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For Freya. Part 1 of 2.

Ten days ago when I began to foster Freya, a tiny kitten who has a birth defect called a RectoVaginal Fistula, I knew I’d be in for a challenge. I also knew it would possibly be incredibly painful to spend time with her because this past weekend might be her last.

Freya’s birth defect means that although her bladder is properly connected to her urethra, there’s a fistula (an abnormal connection) that goes from her rectum to her vagina. In crude terms, she poops from where she pees. This is not good. It’s life-threatening and it’s RARE. It’s so rare most Vets never see a case like this and IF they do, due to costs, the risky surgery and the high chance of post-operative complications, they often humanely euthanize the animal.

Peek a boo R Olson
©2014 Robin A.F. Olson. Hello Freya.

It was discussed that due to the 10% chance of surviving the surgery the only kind thing to do for Freya was to let her go. I was mortified and horrified. With all the technology and medical achievements surely they could so something for her. Because she’s so sweet and cute, the kind-hearted Vets decided to chance it and give her a few more days to gain some strength. Being 5 weeks old and weighing 1 pound, 2 ounces, meant she wouldn’t do well under anesthesia. Her little body would have a tough time keeping her temperature up and her other organs, not fully developed, would be under great strain, too. The stress on her would be so great that it wouldn’t take much for her to expire during the procedure. In a last-ditch change-of-heart, we all agreed that Freya should get those extra days.

This also meant that I needed to give her the best few days I could. I needed to drop everything else to focus on her. I’d still provide the basics for the other fosters and try to put off my ever-growing “To Do” list. I had to feed her every 5 hours, repeatedly bathe her very sore behind and do continuous loads of laundry to sanitize her bedding. It also drove me to finally buy an inflatable twin mattress so I had a place to rest during the late and early feedings. It barely fits in front of my washer/dryer which shares a space with my now infamous blue bathroom where so many other foster kittens have lived. With all that’s required it’s not a surprise that I sleep when I can. Some times it’s at 6 PM and other times it’s 5 AM. I’m very drained but I can’t complain. This is Freya’s time. She needs me. She needs loving care, not to be shut in a cage at the Vet until surgery day.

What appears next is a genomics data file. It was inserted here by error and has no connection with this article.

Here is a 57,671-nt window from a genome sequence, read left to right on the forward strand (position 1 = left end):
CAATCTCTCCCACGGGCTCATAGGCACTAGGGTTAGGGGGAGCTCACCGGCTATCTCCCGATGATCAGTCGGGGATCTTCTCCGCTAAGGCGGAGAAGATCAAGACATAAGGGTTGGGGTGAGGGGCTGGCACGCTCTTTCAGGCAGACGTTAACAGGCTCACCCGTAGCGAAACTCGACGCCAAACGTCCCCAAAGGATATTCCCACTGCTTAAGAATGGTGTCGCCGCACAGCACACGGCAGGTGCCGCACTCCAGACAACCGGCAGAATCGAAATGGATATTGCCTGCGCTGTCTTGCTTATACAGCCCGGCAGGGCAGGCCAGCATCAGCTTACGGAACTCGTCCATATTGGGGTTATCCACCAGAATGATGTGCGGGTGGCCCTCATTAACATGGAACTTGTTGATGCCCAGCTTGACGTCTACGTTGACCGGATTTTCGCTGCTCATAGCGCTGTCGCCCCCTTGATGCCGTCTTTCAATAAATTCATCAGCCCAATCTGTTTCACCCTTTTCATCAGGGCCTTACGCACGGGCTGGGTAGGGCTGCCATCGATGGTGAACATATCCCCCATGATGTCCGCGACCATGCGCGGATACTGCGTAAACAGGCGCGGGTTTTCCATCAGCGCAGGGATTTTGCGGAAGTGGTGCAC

Freya on the Scratcher R Olson
©2014 Robin A.F. Olson. Freya with her luminous eyes.

I managed to arrange for Freya’s brother, Pascal to visit. The hope was that Pascal could stay with us until Freya’s surgery. She was so happy when she saw him. She perked up and ran over to him. He chased her and she chased him, but it didn’t last long.

Pascal, in good health and bored by not having another kitten to play with, repeatedly jumped on Freya and furiously “bunny-kicked” her back, making her shriek.

He didn’t show any signs of backing off no matter how many times we took him off her and distracted him with a toy. It was clear this reunion was to be short lived and Pascal left with his family, leaving me to give Freya the comfort she so needed.


I’ve never had to care for an incontinent kitten. Certainly my senior cats as their life comes to an end needed special care, but this is different. Freya pees in the litter pan perfectly, but her rear end always has a smear of stool on it. Sometimes her legs get dirty. I describe how she behaves as if she’s a rubber stamp. When she sits she leaves a little print of poo on the floor. It’s good to see this because it means she’s passing something. It’s NOT enough. You can feel her intestines and her belly is badly swollen. Some of her intestines are HARD. Dr. Andrews called it an Obstipation, which is more severe than constipation-it’s basically a chunk of very hard stool that’s stuck in her intestines. This buildup is due to her inability to pass stool as nature intended AND due to her diet.

Dirty Back End R Olson
©2014 Robin A.F. Olson. Someone is ready for another quick bath.


This is yet another example of why grained food and kibble are SO BAD. If I fed those things to Freya it would bulk her up and kill her a lot faster. Interestingly enough I also can’t feed her a raw diet because her stool would be much less in volume, but VERY dry and hard, impossible to pass. I decided (and Dr. A., Freya's surgeon, agreed) that her best diet is high protein, no grain, low-carb. canned food with some water added. This will keep her hydrated and maybe soften the stool. She seems to be passing more, but it’s not enough to reduce her abnormally huge abdomen.


And that’s the problem.

We can’t give her laxatives because she has a tiny opening for stool. We can’t give her a stool softener because it won’t help the obstipation she has.

We’re playing a VERY VERY difficult game and if I make a mistake, Freya dies.